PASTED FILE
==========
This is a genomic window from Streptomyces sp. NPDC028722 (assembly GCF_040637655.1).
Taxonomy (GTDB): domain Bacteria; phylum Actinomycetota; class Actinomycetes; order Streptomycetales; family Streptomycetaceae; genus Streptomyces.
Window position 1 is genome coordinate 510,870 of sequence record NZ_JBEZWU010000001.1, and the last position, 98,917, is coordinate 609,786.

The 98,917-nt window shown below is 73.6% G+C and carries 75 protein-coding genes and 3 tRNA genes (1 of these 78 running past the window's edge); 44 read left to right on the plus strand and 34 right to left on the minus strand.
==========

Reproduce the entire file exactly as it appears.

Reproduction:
This is a genomic window from Streptomyces sp. NPDC028722 (assembly GCF_040637655.1).
Taxonomy (GTDB): domain Bacteria; phylum Actinomycetota; class Actinomycetes; order Streptomycetales; family Streptomycetaceae; genus Streptomyces.
Window position 1 is genome coordinate 510,870 of sequence record NZ_JBEZWU010000001.1, and the last position, 98,917, is coordinate 609,786.

The 98,917-nt window shown below is 73.6% G+C and carries 75 protein-coding genes and 3 tRNA genes (1 of these 78 running past the window's edge); 44 read left to right on the plus strand and 34 right to left on the minus strand.